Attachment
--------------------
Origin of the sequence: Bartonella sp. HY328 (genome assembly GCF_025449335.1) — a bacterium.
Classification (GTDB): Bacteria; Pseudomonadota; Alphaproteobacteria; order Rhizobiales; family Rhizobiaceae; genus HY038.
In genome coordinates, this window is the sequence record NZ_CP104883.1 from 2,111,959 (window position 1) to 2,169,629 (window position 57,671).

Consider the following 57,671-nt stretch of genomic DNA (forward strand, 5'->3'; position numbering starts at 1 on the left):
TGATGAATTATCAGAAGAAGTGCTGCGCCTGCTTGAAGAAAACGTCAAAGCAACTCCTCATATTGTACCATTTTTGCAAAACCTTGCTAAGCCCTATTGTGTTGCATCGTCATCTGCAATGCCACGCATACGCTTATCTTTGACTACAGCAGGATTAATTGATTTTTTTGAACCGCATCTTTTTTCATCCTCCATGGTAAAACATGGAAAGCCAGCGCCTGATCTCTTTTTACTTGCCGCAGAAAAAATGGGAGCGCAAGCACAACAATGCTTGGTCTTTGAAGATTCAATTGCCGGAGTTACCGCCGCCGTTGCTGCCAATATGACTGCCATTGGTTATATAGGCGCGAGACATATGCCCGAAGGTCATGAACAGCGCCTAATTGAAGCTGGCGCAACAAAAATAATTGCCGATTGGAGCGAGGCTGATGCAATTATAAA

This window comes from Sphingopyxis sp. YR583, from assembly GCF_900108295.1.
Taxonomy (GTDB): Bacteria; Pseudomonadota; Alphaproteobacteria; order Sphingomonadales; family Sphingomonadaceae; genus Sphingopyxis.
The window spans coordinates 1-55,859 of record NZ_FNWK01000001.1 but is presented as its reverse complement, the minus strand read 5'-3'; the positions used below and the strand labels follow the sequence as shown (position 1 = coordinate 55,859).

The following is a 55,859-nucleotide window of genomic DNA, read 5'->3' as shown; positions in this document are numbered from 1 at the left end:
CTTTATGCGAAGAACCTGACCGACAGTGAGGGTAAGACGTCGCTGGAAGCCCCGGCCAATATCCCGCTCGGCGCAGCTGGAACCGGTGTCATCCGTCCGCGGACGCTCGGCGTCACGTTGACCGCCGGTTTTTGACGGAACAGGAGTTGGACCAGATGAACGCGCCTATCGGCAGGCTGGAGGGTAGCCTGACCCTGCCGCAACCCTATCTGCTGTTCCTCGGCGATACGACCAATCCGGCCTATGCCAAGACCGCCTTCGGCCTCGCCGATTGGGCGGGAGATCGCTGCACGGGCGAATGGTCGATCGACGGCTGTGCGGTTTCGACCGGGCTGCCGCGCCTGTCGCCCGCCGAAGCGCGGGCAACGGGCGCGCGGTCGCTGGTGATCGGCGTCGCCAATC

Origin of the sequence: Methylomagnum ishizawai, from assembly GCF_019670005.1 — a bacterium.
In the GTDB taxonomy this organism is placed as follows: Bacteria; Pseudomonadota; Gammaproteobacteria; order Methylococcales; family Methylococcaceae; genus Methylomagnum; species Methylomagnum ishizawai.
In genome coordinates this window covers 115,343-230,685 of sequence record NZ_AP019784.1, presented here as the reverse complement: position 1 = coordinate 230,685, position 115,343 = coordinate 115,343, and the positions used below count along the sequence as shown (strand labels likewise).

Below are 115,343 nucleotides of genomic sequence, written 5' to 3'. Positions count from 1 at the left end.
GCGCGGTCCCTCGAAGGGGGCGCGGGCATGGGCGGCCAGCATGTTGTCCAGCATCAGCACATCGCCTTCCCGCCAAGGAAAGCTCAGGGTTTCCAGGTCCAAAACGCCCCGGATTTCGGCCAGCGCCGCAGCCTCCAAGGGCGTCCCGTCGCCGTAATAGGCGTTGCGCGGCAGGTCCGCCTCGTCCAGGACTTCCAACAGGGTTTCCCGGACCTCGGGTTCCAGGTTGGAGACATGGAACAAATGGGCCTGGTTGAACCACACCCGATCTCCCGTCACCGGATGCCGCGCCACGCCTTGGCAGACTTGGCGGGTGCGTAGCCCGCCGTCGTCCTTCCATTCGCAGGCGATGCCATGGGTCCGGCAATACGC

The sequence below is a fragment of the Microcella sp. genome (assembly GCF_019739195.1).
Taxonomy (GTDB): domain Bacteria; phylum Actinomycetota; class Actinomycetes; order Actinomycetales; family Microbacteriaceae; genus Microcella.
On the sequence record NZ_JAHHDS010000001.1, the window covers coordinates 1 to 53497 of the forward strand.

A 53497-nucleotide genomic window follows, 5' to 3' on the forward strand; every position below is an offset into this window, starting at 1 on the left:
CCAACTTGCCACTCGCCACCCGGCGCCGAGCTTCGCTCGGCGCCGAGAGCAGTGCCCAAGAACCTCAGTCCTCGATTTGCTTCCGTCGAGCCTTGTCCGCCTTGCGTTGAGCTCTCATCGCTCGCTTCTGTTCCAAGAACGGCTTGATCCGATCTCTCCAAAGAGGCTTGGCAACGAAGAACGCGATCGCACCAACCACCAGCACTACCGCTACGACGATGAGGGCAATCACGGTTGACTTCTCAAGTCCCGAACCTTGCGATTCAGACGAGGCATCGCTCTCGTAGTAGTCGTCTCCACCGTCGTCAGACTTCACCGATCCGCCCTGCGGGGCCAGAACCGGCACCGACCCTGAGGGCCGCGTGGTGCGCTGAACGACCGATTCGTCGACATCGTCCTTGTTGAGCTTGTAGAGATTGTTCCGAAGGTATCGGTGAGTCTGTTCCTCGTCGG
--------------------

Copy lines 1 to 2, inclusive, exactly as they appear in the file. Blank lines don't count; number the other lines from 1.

Origin of the sequence: Bartonella sp. HY328 (genome assembly GCF_025449335.1) — a bacterium.
Classification (GTDB): Bacteria; Pseudomonadota; Alphaproteobacteria; order Rhizobiales; family Rhizobiaceae; genus HY038.